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Re: When should we https our mirrors?



On Mon, Oct 17, 2016 at 08:48:57PM +0200, Cyril Brulebois wrote:
> should revisit this setup when I find more time. There's also Pipeline-
> Depth option's being advertised as not supported for https, too.

Yes. apt-transport-https is on a pretty low priority maintainership wise
which if combined with a cronically understaffed APT team isn't the best
setup for major development work as the scare resources could be better
invested in transports which are actually used…

The missing pipelining is due to our use of the simple API. We would
need to switch to the multi API with its added complexity. Note that the
apt acquire system itself deals with most of what is done by "multi" (as
in parallel connection to different hosts and such) so I guess
a non-trivial amount of code would be dealing with 'reverting' the
multiness of libcurl so that it isn't interferring with apts or perhaps
we already have that (as we take over redirect handling for example)
– someone would need to investigate…

Pipelining isn't the only missing feature through. curl does not support
SRV records (like many other web clients) which is quite handy for
deb.d.o and the mirror network in sofar as you can declare fallbacks
a lot easier this way (as in you can have them always set instead of
reacting to emergency calls).

In case someone wonders why curl or why the -gnutls variant: APT code is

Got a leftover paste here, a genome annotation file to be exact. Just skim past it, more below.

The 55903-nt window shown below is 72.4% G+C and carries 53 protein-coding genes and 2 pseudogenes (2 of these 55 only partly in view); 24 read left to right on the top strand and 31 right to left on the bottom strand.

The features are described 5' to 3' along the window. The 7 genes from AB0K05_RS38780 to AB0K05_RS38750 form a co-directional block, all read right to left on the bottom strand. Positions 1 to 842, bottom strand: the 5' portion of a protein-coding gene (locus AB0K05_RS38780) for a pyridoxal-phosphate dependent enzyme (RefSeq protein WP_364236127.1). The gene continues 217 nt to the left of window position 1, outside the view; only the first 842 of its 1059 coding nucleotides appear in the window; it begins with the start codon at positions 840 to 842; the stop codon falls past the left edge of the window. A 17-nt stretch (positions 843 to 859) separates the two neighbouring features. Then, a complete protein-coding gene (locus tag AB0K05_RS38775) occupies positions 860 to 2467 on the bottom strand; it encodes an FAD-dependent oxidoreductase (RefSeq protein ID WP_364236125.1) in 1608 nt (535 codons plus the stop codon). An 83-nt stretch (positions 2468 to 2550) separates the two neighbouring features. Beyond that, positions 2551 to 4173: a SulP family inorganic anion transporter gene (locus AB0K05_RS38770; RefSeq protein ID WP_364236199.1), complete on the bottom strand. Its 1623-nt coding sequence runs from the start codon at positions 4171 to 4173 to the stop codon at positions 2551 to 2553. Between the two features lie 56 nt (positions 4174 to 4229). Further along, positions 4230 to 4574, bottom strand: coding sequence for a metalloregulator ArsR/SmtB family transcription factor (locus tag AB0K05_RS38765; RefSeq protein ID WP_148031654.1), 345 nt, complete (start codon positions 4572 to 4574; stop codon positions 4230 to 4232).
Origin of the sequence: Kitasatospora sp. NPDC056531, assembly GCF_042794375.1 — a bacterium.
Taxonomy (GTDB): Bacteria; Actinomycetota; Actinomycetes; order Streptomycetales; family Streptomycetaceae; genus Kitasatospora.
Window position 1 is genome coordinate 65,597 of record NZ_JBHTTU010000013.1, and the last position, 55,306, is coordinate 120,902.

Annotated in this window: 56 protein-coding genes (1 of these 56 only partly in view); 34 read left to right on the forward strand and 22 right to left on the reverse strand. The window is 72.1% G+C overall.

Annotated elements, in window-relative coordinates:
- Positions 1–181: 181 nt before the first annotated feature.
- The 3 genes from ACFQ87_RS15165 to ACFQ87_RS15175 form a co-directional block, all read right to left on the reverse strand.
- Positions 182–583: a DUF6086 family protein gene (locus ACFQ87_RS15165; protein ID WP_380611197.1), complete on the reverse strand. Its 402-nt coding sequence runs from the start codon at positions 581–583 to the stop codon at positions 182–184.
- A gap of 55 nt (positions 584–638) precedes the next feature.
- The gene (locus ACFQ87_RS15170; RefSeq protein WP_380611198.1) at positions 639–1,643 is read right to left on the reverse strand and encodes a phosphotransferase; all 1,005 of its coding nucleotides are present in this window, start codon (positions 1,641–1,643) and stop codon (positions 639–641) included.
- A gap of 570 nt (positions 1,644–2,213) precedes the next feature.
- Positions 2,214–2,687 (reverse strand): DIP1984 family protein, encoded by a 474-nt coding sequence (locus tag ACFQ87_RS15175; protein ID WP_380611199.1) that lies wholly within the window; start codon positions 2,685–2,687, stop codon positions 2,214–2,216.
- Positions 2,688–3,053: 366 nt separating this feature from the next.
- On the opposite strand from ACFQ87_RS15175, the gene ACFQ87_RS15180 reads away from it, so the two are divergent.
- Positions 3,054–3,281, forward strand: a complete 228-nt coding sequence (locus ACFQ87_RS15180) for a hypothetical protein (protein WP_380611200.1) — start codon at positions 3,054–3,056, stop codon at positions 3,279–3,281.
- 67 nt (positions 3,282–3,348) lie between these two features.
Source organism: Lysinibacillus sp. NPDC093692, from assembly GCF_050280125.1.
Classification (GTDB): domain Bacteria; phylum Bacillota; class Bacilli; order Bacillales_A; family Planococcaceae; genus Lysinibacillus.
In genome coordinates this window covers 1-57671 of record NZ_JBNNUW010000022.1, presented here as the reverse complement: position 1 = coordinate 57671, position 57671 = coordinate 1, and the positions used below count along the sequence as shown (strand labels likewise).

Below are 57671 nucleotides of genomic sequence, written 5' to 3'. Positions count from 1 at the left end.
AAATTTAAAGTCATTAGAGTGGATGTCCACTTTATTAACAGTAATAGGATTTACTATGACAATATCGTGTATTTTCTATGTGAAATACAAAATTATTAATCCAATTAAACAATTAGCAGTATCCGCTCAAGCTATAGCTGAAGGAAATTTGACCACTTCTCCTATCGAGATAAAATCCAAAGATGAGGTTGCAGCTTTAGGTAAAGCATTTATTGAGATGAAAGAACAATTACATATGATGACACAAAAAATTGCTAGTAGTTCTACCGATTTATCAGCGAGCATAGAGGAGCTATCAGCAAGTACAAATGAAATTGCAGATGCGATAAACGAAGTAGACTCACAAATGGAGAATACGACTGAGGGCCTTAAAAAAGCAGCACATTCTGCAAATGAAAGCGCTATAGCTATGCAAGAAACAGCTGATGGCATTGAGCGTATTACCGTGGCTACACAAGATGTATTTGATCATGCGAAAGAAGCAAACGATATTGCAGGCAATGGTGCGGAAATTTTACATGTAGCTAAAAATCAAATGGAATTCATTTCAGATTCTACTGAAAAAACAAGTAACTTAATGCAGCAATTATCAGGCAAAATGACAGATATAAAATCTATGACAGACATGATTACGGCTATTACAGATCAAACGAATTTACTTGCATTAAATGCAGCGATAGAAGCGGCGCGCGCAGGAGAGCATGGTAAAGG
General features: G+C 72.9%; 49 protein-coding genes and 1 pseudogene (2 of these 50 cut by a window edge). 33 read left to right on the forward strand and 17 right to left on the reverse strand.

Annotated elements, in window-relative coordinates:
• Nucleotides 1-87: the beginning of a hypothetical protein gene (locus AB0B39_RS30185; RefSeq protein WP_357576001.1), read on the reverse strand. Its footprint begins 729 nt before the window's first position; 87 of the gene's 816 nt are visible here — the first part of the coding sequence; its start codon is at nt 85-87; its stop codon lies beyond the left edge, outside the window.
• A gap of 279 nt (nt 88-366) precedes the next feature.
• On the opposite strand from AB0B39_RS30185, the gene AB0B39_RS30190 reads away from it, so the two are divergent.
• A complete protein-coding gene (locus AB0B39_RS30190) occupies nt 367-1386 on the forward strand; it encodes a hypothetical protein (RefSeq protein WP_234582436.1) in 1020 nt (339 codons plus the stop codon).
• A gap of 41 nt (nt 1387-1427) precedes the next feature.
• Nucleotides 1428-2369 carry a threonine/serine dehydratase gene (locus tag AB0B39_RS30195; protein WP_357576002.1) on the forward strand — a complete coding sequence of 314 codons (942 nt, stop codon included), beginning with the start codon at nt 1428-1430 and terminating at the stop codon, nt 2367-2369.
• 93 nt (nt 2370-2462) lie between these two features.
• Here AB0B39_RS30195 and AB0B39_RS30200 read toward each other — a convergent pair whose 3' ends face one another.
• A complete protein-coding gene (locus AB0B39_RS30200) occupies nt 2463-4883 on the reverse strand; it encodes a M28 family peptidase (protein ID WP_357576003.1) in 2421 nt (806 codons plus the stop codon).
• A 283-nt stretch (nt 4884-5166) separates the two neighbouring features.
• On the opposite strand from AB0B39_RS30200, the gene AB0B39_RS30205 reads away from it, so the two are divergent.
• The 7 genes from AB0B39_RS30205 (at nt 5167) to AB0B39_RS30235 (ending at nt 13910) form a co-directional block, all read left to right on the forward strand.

GPL2+ and the current implementation is heavily intwined with many apt
parts. At least one past contributor denied adding an OpenSSL exception
back then that was the 'default' curl variant (and some more never
replied to the private inquires), so don't even think about relicensing
to gain access to other variants/libraries.

Someone could of course do a clean-room implementation (even in whatever
language you want) as apt uses a text protocol to talk to the transport
processes. Some day I might implement a stunnel<->http-based https just
for the lulz. How realistic it is that a clean-room implementation would
be solving both the "bloat" and "maintainance" problem is left as an
exercise to the reader.


Best regards

David Kalnischkies

P.S.: There are various arguments why -https is in terms of mirrors – as
their content is static and public knowledge – more an obfuscation
rather than 'real' security/privacy enhancement. If you want more/better
have a look at apt-transport-tor and onion mirrors. The setup is as
painless as -https: Install the package and change sources.list.

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